Where Do Daytona 500 Pole Winners Finish?

Since 2001, not a single Daytona 500 winner started from the pole. So how do the pole winners fare? And why the difference from pre-2001?

The Daytona 500 Divide

Yesterday’s blog produced this surprising graph.

A column chart showing the starting positions of Daytona 500 winners from 1982-2019
The red pillars show the drivers who started from the pole and went on to win the Daytona 500.

From 1982-2000, five winners started from the pole and another four from the second position. 47% of the winners started on the front row.

From 2001-2019, not only was there no Daytona 500 winner from the front row, drivers won from as far back as 39th.

In my attempt to figure out what happened to create this divide, my husband (also a physicist) suggested looking at what happened to the pole winners to see if that might give us a clue.

Daytona 500 Pole Winners

The graph below shows the finishing positions of all Daytona 500 pole winners from 1982-2019. Grey bars indicate DNFs due to equipment failure or (more likely) crashes.

A column chart of the finishing positions of all Daytona 500 pole winners from 1982-2019

While this graph doesn’t solve the mystery of the Daytona 500 divide, it does highlight the unpredictable nature of superspeedway racing. Pre-2001, most of the times where the pole starter didn’t win was because they were knocked out of the race.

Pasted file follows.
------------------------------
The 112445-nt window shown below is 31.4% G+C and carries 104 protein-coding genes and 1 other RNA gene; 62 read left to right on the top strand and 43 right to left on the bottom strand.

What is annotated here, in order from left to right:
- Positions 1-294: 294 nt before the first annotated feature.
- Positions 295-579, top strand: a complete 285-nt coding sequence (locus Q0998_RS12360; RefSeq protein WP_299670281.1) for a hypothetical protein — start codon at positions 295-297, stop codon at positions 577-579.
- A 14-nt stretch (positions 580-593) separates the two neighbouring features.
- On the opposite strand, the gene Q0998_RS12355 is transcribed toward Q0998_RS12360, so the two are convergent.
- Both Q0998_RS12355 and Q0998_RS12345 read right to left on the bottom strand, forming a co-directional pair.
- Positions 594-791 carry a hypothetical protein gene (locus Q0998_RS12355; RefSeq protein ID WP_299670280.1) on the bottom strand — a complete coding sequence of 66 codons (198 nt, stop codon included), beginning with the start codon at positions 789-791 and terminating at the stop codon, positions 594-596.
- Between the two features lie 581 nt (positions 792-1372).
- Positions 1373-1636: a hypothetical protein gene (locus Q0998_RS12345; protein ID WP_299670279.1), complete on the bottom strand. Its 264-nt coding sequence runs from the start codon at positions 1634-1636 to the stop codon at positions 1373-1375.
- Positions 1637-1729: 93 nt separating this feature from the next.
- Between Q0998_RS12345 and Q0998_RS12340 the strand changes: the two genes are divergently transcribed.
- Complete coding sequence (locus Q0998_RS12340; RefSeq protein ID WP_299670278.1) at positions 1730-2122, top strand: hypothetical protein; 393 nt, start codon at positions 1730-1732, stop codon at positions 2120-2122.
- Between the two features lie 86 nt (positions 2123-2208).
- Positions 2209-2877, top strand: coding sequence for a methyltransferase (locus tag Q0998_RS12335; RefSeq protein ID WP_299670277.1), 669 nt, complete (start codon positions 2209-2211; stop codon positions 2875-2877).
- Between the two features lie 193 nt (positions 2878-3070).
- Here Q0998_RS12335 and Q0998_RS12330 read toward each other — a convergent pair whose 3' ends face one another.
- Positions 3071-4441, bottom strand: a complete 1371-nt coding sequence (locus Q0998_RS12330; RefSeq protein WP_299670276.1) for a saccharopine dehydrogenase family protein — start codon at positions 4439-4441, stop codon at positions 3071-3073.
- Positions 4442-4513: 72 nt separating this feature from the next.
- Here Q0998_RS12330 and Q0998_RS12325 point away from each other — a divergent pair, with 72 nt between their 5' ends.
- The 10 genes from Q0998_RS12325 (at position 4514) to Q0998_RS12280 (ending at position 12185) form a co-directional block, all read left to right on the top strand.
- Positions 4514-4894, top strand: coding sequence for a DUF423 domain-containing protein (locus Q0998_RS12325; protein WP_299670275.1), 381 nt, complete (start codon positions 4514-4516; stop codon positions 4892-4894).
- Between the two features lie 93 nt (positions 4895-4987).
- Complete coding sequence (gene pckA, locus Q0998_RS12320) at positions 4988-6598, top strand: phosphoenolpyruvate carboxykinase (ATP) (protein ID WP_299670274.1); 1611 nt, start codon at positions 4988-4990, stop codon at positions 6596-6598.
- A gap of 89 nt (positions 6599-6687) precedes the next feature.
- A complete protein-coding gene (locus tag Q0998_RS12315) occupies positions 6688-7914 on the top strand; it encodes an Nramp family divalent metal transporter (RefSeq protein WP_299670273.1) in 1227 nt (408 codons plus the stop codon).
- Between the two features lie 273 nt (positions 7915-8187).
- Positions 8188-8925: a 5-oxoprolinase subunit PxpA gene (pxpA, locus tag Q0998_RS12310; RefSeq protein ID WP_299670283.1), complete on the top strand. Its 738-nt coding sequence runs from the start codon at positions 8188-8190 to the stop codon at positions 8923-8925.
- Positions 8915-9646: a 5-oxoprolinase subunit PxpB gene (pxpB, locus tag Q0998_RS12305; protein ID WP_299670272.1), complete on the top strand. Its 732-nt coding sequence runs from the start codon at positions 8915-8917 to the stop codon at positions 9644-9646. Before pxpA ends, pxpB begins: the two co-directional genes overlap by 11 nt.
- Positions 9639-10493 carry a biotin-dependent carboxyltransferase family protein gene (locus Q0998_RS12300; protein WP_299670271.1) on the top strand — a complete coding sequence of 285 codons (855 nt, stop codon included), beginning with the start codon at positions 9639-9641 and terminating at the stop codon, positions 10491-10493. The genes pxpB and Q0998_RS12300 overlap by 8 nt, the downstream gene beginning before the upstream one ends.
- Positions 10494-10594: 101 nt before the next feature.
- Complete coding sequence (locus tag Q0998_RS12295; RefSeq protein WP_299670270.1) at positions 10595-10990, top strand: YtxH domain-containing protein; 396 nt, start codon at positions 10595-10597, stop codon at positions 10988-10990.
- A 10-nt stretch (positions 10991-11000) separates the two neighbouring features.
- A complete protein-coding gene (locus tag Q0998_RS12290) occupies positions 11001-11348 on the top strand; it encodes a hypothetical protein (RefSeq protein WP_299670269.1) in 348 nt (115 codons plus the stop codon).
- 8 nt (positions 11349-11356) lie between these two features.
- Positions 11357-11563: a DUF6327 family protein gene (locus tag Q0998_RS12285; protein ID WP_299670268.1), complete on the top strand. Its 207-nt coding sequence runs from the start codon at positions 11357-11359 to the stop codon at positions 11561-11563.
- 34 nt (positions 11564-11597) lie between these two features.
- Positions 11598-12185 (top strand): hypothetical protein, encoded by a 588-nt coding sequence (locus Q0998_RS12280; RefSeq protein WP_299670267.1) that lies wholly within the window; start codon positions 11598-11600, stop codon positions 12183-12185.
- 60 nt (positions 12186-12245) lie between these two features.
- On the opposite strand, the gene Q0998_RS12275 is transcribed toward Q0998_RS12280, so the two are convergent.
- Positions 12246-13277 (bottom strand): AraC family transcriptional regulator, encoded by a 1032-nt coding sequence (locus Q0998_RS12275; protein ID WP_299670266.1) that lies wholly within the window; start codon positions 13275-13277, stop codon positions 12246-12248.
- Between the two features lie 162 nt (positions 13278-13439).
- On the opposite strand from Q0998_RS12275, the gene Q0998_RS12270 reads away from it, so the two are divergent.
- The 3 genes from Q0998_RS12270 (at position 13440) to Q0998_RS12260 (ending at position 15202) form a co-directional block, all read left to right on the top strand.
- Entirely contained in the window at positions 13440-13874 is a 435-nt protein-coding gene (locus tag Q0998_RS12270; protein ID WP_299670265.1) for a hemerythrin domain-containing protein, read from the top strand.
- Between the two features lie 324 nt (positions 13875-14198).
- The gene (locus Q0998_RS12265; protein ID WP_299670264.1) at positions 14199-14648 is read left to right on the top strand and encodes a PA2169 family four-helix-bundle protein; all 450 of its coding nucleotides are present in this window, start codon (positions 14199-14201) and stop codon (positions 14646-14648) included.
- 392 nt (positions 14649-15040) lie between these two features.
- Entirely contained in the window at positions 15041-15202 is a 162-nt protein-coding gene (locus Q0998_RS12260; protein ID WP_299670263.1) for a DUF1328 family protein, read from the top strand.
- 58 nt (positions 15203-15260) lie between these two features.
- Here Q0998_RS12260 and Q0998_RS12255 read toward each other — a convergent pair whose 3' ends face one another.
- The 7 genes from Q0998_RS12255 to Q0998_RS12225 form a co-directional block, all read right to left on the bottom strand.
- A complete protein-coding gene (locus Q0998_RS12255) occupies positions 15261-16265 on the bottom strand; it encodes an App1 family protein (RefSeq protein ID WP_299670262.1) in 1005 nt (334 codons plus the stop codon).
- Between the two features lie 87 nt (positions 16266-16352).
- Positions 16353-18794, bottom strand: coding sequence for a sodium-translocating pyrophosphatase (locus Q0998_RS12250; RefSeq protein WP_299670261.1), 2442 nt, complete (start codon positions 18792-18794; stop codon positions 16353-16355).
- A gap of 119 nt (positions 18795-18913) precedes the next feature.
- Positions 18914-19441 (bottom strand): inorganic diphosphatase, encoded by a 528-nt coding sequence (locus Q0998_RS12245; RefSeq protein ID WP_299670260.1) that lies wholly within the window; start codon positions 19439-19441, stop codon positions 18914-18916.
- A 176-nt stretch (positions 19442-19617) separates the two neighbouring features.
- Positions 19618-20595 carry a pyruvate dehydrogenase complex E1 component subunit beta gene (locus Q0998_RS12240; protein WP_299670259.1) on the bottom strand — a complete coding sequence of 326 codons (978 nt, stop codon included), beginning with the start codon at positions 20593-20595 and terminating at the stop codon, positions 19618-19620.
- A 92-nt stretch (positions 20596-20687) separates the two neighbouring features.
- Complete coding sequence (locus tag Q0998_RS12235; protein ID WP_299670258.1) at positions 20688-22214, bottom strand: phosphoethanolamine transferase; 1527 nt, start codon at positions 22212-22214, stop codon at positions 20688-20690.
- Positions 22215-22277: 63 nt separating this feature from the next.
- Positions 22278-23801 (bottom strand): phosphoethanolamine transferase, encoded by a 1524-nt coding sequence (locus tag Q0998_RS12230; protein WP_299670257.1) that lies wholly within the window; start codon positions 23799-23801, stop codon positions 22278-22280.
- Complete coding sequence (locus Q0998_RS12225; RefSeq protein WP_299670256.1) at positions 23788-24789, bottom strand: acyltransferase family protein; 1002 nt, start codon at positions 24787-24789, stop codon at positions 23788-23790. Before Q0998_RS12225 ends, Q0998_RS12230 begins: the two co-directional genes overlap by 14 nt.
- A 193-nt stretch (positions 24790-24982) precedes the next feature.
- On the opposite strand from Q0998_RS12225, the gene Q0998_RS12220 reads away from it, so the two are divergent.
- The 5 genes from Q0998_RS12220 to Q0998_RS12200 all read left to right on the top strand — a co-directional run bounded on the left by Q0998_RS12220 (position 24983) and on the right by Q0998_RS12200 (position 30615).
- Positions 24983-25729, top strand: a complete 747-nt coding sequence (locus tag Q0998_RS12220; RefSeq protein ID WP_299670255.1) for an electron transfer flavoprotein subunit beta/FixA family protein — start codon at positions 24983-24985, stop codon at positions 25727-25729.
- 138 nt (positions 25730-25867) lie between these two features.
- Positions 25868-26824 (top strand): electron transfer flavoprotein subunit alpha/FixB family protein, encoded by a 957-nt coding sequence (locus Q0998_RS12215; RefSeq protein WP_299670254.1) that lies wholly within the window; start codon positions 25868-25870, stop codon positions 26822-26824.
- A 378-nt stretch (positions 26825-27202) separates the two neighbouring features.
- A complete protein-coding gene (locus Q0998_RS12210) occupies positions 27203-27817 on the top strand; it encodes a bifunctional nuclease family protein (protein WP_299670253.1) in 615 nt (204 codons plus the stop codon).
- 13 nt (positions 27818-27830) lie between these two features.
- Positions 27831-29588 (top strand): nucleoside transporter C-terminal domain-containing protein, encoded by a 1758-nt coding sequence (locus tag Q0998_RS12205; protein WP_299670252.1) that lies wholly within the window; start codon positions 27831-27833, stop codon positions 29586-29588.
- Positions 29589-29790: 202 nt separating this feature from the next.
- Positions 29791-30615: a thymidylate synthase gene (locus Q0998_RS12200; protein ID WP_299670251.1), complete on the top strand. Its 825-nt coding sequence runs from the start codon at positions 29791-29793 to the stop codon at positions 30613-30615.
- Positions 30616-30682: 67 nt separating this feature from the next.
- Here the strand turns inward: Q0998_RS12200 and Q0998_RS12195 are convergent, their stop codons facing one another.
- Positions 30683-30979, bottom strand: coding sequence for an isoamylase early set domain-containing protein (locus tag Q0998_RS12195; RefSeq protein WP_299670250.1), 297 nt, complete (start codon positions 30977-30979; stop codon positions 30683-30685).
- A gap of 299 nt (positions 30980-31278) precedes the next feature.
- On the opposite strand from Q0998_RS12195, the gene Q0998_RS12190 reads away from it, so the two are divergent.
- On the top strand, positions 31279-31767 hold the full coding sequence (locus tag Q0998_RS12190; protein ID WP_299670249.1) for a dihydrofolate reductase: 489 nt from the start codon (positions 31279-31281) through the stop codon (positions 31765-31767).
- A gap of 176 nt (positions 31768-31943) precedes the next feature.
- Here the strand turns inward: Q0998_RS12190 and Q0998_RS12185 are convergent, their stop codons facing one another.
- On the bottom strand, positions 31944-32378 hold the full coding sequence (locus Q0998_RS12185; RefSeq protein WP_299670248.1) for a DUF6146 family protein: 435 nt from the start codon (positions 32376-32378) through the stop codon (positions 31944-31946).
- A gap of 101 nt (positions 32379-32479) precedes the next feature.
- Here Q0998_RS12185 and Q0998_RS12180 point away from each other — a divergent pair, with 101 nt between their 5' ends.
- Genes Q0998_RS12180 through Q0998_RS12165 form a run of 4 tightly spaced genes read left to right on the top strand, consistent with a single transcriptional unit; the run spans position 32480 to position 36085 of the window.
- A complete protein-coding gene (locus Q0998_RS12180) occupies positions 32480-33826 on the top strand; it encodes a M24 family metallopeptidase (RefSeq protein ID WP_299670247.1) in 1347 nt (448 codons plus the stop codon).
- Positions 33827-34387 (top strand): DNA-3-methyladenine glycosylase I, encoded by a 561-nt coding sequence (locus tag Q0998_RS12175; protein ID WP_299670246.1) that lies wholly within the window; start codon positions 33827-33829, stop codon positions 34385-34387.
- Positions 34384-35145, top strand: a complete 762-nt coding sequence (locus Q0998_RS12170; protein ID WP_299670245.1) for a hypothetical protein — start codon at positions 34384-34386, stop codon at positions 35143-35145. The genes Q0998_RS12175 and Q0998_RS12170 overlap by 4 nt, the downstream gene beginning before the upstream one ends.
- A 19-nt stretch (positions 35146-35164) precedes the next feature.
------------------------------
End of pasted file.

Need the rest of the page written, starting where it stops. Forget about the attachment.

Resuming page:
But that’s not the case with later races.

Some Possibilities To Investigate

  • Cars have become much more reliable over time. Engine failures used to be fairly common, but now we only see two or three a year. Are there just more cars finishing the race these days? If this is true, then we might see similar features in races besides the Daytona 500, especially in other superspeedway races.
  • As multi-car teams became common, there were a lot more ‘good’ cars in a race. Did that contribute to cars being able to win regularly from as far back as P15?
  • Are there more crashes today than there used to be? Do they take out more cars?

I’ll answer some of those questions over the next few blogs. If you have your own hypothesis, I’d love to hear it.

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